In task 124, the superclass matrix for each superclass is decomposed. In the preferred embodiment, the superclass matrix for the ith superclass is decomposed using Cholesky decomposition. For example, the Cholesky decomposition for R1 is represented in equation form in eqn. 5,

L 1 t L 1 =R 1,  (eqn. 5)

where L1 t is the transpose of matrix L1 and both matrices are determined using Cholesky decomposition.

In task 126, a superclass model is determined for each superclass. In the preferred embodiment, each superclass model, wi, is determined using back substitution. For example, solving eqn. 6 for w1 (e.g., superclass 1 model),

L 1 t L 1 w 1=((N all/(N 1 +N 4))−1)*a 1,  (eqn.6)

and L1 t, L1, w1, Nall, N1, and N4 are each described above. Preferably, a1 is a low order class structure for the 1st superclass. In the preferred embodiment, a1 is determined using a method similar to the method for determining the individual class structure (task 110). The polynomial order for the low order class structure is half the polynomial order for the individual class structure. Since the low order class structure elements are also elements of the individual class structure (task 110), the low order class structure may be determined directly from the individual class structure.

In task 128, superclass model for each superclass is stored. In the preferred embodiment, superclass model for each superclass is stored in the superclass model database. Among other things, the superclass model database may be random access memory (RAM), commercial third-party database, magnetic storage media such as disk or tape, read-only memory (ROM), and other types of suitable data storage.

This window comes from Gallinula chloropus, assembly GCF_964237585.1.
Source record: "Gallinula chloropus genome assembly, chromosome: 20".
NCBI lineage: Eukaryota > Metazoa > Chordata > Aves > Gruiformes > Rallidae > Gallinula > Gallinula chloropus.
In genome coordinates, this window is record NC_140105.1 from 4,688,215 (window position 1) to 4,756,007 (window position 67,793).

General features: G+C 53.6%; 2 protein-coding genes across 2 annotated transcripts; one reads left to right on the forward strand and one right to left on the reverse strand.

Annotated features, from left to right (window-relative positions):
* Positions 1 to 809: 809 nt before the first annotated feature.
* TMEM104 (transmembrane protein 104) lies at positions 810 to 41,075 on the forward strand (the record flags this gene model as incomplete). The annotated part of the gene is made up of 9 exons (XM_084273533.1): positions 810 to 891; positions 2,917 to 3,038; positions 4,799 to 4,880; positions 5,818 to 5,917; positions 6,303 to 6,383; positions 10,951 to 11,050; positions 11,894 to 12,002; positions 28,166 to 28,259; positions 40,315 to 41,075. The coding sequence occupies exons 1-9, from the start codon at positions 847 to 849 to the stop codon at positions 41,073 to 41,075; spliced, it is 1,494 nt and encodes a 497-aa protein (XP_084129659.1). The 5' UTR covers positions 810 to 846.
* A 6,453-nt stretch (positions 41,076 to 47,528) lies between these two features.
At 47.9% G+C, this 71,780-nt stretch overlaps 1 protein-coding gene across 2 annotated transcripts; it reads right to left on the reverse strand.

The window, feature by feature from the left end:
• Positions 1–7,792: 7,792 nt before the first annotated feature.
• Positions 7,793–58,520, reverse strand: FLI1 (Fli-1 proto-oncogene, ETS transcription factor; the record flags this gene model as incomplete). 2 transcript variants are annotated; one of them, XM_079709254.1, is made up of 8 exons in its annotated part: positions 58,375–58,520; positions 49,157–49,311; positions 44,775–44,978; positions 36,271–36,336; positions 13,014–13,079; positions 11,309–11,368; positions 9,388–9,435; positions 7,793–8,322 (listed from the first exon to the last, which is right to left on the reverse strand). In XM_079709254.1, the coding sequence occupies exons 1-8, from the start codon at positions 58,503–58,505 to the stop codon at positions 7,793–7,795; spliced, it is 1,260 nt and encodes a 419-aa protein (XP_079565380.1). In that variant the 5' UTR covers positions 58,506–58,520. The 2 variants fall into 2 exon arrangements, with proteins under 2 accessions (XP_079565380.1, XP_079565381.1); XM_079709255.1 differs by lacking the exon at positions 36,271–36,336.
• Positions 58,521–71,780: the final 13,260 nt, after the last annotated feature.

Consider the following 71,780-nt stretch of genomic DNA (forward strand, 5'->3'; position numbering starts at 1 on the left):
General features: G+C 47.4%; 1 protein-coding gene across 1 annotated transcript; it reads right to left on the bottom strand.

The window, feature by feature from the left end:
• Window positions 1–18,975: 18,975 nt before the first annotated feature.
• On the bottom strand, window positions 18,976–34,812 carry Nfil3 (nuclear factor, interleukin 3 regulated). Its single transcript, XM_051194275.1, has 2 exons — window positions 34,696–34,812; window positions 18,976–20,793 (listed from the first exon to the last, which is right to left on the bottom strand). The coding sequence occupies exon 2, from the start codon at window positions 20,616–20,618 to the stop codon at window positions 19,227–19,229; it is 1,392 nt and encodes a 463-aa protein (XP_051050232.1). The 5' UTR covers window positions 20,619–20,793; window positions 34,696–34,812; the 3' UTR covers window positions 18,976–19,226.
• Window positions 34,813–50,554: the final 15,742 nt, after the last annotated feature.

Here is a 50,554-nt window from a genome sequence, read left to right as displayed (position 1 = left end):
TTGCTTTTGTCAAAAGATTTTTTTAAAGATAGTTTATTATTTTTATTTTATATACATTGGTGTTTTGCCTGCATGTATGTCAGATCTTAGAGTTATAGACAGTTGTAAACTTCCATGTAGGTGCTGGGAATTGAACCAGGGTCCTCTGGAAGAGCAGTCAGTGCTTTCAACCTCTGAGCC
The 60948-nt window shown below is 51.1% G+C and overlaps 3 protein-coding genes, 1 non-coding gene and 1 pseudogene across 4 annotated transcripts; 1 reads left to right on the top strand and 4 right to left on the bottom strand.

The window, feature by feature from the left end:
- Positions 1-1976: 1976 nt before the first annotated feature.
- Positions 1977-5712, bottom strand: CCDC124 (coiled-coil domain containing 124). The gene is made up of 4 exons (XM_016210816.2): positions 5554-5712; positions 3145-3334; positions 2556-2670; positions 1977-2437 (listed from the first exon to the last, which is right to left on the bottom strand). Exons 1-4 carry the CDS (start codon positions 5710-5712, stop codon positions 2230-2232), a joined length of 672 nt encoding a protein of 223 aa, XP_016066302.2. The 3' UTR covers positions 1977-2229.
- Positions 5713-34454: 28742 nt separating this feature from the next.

FIG. 3 is a flowchart illustrating a classification procedure for classifying an unidentified class in accordance with a preferred embodiment of the present invention. Procedure 200 (FIG. 3) describes a procedure for classifying an unidentified class as a member of a subgroup of classes (e.g., superclass).

In the preferred embodiment, classifying an unidentified class is accomplished by multiplying the average of the feature vectors (e.g., an average feature vector) representing the unidentified class with each superclass model associated with a node (e.g., a superclass classifier (FIG. 4)). The multiplication product having the largest resultant value indicates membership of the unidentified class in the superclass associated therewith. Additional multiplication operations are performed on the average feature vector representing the unidentified class with each superclass model associated with a hierarchy of nodes. Preferably, a thread (e.g., series) of nodes within the hierarchy of nodes is evaluated until the desired level of classification is attained.